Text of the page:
a) Quantum Embedding | QML. Yes you, we are Itinerants, exploring… | by Amit Nikhade | MLearning.ai | Medium
b) ChemicalQDevice - ChemicalQDevice April 2023 R&D 135,000+ Impressions

Hi @kevinkawchak,

Thanks for your response. I believe I am encoding the input in amplitudes whereas RX and RY are trainable weights which are randomly initialized. I believe, it seems to have something with the observable that QNode is returning as a result because the following update in QNode seems to have reasonable performance, why, I dont know, if someone can please look into it, would be great,
H = np.zeros((2 ** 1, 2 ** 1))
H[0, 0] = 1
wirelist = [i for i in range(1)]
return qml.expval(qml.Hermitian(H, wirelist))

Hi @Muhammad_Kashif,

The way you’re using AmplitudeEmbedding is a bit strange. You would normally run qml.AngleEmbedding(inputs, wires=range(n_qubits)) instead of using [a for a in inputs]

@kevinkawchak , what @Muhammad_Kashif is doing is using AmplitudeEmbedding to encode the inputs and RX and RY to create the layers which include the weights (variational parameters). This is ok.

Is there a reason why you need to use a legacy optimizer? Have you tried changing it to the Adam optimizer for example?

Let me know if changing this fixes your issue.
Otherwise the examples here, here, as well as the info on the TensorFlow interface can help you. This demo is more complicated but it might help you too.

Hi @CatalinaAlbornoz,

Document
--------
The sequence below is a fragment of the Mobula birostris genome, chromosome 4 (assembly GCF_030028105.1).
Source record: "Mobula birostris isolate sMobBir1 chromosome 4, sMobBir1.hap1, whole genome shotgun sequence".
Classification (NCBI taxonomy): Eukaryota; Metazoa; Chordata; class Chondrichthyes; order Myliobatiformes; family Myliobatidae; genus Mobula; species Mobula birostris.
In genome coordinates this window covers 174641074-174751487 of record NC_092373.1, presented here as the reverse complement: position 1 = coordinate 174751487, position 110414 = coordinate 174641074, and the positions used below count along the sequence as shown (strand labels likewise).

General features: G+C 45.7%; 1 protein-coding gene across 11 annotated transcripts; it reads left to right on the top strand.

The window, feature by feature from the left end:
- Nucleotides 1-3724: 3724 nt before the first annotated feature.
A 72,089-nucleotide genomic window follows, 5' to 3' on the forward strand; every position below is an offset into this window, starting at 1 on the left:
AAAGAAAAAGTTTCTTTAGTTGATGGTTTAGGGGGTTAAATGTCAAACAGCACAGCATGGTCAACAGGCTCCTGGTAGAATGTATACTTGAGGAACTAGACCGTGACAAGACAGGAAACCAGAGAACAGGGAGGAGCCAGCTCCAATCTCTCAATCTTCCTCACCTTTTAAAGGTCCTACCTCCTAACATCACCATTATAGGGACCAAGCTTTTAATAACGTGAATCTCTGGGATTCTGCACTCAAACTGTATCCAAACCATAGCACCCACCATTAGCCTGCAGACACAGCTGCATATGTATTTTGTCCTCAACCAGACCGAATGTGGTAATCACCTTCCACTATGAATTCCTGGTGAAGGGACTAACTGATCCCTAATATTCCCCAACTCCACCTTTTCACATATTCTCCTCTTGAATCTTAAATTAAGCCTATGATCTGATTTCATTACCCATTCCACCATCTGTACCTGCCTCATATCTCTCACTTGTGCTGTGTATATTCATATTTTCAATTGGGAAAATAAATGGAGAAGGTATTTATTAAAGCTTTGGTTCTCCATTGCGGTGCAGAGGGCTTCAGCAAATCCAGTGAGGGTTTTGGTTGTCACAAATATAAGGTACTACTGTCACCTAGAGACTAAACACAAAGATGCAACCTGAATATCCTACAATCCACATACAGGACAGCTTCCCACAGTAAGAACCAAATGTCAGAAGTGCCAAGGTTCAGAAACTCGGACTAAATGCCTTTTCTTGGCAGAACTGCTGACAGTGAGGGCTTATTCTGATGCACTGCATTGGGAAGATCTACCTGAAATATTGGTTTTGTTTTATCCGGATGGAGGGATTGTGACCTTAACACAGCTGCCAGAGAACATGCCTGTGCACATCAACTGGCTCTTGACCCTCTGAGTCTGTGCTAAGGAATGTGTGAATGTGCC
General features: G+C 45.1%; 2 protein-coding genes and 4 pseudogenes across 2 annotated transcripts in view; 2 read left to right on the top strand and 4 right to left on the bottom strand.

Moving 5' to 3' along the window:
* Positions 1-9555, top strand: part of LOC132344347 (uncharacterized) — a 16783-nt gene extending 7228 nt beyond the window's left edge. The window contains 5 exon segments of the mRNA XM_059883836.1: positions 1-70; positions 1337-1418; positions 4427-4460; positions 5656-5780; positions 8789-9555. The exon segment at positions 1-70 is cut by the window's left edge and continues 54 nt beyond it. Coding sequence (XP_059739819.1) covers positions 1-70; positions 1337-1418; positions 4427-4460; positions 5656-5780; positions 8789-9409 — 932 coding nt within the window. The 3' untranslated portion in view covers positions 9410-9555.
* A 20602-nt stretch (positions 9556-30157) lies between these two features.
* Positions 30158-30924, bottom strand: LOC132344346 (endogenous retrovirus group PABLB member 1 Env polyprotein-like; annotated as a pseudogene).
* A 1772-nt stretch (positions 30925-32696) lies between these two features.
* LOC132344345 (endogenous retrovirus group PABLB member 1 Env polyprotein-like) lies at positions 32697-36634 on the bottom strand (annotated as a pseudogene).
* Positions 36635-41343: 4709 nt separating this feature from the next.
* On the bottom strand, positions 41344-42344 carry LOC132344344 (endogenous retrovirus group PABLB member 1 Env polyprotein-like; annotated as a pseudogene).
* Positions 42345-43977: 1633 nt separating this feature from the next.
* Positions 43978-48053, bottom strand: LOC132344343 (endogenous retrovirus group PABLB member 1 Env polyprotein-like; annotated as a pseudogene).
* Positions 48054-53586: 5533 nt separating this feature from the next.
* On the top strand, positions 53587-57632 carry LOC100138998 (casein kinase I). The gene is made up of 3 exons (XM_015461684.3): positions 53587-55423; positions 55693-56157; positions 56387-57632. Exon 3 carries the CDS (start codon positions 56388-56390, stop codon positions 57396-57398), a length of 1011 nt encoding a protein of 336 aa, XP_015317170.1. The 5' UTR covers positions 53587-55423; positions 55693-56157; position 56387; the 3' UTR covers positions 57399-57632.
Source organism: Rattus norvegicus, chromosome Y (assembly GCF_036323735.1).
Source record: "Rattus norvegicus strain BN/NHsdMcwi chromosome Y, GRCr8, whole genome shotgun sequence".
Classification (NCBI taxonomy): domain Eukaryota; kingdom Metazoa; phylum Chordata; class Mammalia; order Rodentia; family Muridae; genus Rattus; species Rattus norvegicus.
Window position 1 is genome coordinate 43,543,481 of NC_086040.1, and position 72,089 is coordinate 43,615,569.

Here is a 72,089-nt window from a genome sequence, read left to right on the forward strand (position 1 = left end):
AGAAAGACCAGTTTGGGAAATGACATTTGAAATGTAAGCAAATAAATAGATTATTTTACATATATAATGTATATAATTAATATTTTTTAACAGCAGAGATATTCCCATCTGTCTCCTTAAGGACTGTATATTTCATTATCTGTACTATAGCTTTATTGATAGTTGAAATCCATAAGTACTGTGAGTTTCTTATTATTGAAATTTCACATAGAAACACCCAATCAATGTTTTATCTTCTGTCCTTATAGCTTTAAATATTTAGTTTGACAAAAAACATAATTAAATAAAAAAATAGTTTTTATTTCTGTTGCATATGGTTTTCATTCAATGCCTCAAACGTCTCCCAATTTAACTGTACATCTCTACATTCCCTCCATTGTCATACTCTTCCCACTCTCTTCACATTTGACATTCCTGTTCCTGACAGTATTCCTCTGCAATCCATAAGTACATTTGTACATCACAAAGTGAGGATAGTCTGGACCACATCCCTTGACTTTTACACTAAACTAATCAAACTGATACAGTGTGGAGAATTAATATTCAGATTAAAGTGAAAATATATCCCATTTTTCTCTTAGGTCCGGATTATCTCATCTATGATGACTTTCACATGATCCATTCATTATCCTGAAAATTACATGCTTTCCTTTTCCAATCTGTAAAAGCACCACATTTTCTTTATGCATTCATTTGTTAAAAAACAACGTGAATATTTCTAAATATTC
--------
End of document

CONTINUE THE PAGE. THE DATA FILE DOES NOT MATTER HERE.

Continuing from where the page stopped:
Thanks for looking into this. Indeed, normally amplitude embedding is used how you have mentioned, however if I dont use [a for a in inputs] i get the following error:

ValueError: Exception encountered when calling layer 'keras_layer_1' (type KerasLayer).

AmplitudeEmbedding does not support batched Tensorflow features.

Call arguments received by layer 'keras_layer_1' (type KerasLayer):
  • inputs=tf.Tensor(shape=(32, 1024), dtype=float64)

About the use of legacy optimizer I was constantly being warned about using adam from tf.keras.optimizers.legacy.Adam instead of this tf.keras.optimizers.Adam for M1/M2 MACs as it will be more faster. So I used that. Nevertheless, the issue persists either ways.
Still wondering why is this the case. There should be some change in performance atleast for initial iterations and then we can probably analyze if there is overfitting or underfitting happening or something.

Hey @Muhammad_Kashif!

Sorry for the delayed response here. I think the issue is that you’re trying to pass in a batch of inputs to AmplitudeEmbedding or you’re accidentally passing in an array shape that isn’t length one. In the documentation, the features argument (what you’re calling inputs) in AmplitudeEmbedding must be:

input tensor of dimension (2^len(wires),), or less if pad_with is specified

In other words, it’s an array without a leading dimension that can be broadcasted over. I would print out what inputs is inside qnodeprint([a for a in inputs]) — and see if that coincides with what’s in the documentation :slight_smile:. It could be that you’re not trying to pass in a batch of inputs and that you just need to process inputs differently to make it the correct shape.